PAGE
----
## Abstract

Three-dimensional computer-aided design (CAD) models are widely used by designers because of their useful applications in the areas of CAD/CAM/CAE/CAQ. A desirous trend to create this model, which has long been studied by scientists around the world, is a 3D model reconstruction from 2D orthographic views. With this method, it is easy to enter geometric information as well as use 2D drawings that have already existed. Most of the previous works used three views, but many of the mechanical parts needed only two views. An advanced 3D solid reconstruction system using only two orthographic views is the subject of this chapter. The proposed method has been implemented and verified reliability by an ObjectARX program plugged into AutoCAD 2018. The 3D models have been checked for their compatibility with 3D CAD/CAM systems. This chapter presents principles, algorithms, databases, programming for the advanced reconstruction system, and some of its technical applications.

### Keywords

- 2D
- 3D
- reconstruction
- orthographic views
- drawing

## 1. Introduction

Currently, in the industry, there are two main types of geometric design: 2D designing shown in a multi-view drawing, which is a popular and traditional technical document, and 3D designing, which exists in the computer-aided design (CAD) and CAM systems such as Inventor, Catia, and Solidwork.

The 3D designing has many advanced applications, such as dynamic and static simulation, digital machining, visual observation, etc., and is required when we operate a CAM/CAE system. This approach has been hugely successful, initially appearing from 1990 with AutoCAD R12 and getting better and almost perfect now. Still, besides its advantages, designers should have the skills to read and understand technical drawings as well as proficiently use the 3D CAD systems, which is inconvenient for long-time engineers who are familiar with the traditional design only. Also, these 3D solid files have poor compatibility between 3D CAD software even with the same software but different versions (due to commerciality). Besides, modifying a 3D CAD file is much more complicated than editing a 2D CAD File. Additionally, the training for old engineers to get used to using 3D CAD systems instead of using 2D drawing consumes a long time. Even after having a 30-hour training course, they feel that creating two views is easier and faster than creating a 3D model, which usually uses auxiliary objects such as work plane, work axis, work point (e.g., in Inventor), etc.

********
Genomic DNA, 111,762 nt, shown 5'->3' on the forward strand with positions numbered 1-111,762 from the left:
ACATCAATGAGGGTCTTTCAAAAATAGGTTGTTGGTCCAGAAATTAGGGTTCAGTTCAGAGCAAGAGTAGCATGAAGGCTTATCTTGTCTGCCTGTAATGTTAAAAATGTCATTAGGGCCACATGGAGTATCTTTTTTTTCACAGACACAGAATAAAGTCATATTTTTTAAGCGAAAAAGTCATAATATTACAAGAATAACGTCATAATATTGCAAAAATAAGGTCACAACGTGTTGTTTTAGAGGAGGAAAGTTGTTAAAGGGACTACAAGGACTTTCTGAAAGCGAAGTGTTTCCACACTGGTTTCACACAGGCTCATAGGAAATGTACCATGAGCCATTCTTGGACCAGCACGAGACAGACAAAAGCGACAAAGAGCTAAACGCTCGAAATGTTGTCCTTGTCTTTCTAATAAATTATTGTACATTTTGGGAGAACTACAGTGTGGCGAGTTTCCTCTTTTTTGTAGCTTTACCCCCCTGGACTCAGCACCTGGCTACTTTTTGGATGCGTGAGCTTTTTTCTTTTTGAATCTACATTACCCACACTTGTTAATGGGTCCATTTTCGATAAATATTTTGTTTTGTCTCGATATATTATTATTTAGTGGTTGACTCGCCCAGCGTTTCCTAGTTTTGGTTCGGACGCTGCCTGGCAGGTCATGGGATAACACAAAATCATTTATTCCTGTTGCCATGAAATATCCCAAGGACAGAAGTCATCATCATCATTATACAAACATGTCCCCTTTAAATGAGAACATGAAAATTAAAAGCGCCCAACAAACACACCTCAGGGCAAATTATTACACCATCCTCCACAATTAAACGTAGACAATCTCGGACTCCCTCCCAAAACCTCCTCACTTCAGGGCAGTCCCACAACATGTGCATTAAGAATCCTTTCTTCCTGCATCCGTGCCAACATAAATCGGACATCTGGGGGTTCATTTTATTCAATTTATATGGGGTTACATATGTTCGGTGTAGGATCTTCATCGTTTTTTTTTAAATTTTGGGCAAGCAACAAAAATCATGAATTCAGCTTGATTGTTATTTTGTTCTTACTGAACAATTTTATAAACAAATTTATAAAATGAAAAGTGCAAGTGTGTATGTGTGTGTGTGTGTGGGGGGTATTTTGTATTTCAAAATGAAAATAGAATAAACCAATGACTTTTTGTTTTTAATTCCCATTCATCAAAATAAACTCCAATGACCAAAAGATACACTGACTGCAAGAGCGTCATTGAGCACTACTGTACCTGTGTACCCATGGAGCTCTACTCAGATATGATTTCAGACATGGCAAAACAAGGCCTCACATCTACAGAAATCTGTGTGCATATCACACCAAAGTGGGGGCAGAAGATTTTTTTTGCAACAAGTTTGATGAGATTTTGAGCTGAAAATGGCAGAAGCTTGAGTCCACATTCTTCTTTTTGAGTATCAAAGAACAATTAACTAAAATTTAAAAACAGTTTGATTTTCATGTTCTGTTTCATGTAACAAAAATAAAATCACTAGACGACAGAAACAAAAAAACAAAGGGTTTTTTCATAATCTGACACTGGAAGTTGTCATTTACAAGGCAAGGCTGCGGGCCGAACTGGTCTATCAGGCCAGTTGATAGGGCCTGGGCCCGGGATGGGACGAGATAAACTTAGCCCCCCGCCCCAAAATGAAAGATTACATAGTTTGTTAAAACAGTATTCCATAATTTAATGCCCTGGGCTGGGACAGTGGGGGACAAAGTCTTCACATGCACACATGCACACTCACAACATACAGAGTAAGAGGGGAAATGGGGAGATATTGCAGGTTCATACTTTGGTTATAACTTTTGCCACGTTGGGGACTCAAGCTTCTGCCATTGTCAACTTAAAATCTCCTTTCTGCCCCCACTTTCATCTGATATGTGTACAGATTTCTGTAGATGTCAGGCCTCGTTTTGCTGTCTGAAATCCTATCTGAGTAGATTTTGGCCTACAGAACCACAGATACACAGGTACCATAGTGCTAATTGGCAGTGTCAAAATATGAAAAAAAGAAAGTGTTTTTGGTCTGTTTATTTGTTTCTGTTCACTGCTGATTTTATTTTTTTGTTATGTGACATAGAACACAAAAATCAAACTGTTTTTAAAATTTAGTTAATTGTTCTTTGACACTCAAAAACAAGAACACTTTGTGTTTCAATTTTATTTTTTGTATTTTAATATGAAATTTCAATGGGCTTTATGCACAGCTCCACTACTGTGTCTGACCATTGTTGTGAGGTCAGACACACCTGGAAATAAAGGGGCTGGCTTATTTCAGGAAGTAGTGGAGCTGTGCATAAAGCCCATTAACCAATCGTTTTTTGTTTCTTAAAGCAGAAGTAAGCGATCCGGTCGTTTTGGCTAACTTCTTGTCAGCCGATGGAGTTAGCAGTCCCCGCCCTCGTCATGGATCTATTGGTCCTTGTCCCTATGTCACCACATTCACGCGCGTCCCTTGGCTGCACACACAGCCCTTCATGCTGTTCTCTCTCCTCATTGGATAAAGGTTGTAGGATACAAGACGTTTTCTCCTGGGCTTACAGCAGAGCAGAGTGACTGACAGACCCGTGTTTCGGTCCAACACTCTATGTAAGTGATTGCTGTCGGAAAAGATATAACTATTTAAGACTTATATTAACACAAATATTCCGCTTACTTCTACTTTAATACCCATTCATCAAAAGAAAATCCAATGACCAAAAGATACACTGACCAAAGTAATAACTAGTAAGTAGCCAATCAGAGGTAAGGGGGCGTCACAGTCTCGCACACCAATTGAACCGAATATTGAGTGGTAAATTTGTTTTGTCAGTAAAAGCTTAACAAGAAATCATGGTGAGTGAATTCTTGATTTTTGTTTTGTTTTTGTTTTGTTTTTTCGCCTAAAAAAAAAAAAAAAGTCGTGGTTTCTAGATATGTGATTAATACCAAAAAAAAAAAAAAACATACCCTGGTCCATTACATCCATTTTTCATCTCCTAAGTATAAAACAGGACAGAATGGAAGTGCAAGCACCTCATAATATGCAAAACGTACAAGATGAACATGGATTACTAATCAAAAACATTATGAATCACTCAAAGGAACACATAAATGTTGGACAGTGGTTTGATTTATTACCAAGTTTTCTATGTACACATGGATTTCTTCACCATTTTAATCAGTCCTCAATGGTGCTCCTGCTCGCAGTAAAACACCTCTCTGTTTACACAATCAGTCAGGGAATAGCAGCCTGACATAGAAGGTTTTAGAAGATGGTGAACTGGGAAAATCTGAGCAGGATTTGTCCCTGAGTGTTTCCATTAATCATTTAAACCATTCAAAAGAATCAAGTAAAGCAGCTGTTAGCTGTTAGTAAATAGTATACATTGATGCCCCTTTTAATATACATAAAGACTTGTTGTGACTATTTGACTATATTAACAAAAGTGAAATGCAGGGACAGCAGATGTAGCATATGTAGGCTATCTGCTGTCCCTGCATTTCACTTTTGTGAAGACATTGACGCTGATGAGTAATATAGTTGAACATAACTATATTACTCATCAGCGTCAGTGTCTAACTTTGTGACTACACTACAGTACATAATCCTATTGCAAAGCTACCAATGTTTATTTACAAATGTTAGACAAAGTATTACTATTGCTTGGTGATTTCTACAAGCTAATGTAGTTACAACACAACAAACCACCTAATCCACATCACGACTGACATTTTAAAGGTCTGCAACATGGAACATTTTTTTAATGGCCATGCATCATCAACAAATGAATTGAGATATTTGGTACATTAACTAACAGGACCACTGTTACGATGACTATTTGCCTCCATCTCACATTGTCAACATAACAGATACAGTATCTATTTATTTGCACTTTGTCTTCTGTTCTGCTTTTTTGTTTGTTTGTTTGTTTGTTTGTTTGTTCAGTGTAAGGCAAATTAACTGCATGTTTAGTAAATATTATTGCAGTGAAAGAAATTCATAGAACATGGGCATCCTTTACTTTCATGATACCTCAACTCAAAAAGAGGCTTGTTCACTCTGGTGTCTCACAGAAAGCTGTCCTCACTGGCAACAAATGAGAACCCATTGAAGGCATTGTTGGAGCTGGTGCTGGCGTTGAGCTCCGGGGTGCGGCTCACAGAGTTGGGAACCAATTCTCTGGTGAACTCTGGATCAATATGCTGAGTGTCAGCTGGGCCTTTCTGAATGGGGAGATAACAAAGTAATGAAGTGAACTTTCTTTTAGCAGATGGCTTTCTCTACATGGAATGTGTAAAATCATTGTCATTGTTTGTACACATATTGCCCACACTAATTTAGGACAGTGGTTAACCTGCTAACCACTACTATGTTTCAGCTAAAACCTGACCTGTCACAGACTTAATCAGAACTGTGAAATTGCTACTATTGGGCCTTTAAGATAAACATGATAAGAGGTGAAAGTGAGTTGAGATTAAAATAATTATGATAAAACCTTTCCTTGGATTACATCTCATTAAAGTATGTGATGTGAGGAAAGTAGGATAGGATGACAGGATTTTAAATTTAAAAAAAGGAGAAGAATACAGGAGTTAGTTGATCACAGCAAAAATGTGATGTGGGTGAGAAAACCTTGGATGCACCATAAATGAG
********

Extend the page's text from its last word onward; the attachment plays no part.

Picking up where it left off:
With 2D designing, the designer only needs to create 2D technical drawings, which are comfortable and very familiar to the engineers. Compatibility between 2D CAD versions is also perfect (the higher version will read the file of the lower version and can convert files of the newer version to the older version form). Besides, most of the current products have been being produced and stored by technical drawings.

Both types of design mentioned above need the CAD system can convert from one to another automatically. From 3D to 2D, the conversion process is very simple, but the reverse process (i.e., 2D to 3D that is also called reconstruction) is so complex that up to now, there is still not any software that can do it as thoroughly as we have been expecting. That is why the reconstruction problem has been studied since the first 1970s, and a large number of works can be found in the scientific literature. These can be classified into two significant categories: B-rep-oriented approach [1, 2, 3, 4, 5, 6, 7, 8, 9, 10, 11, 12, 13, 14] and CSG-oriented approach [15, 16, 17, 18].

The survey of these works allows for the following assessments: recently, the B-rep-based reconstruction approach is more appreciated than the CSG-based approach. That is mainly because CSG-based methods are less suitable for complex shapes and structures (especially when basic blocks interact, which will be difficult to identify them) and often require more user interaction than the B-rep-based method. However, there are still some limitations that exist in the B-rep-based approach as follows: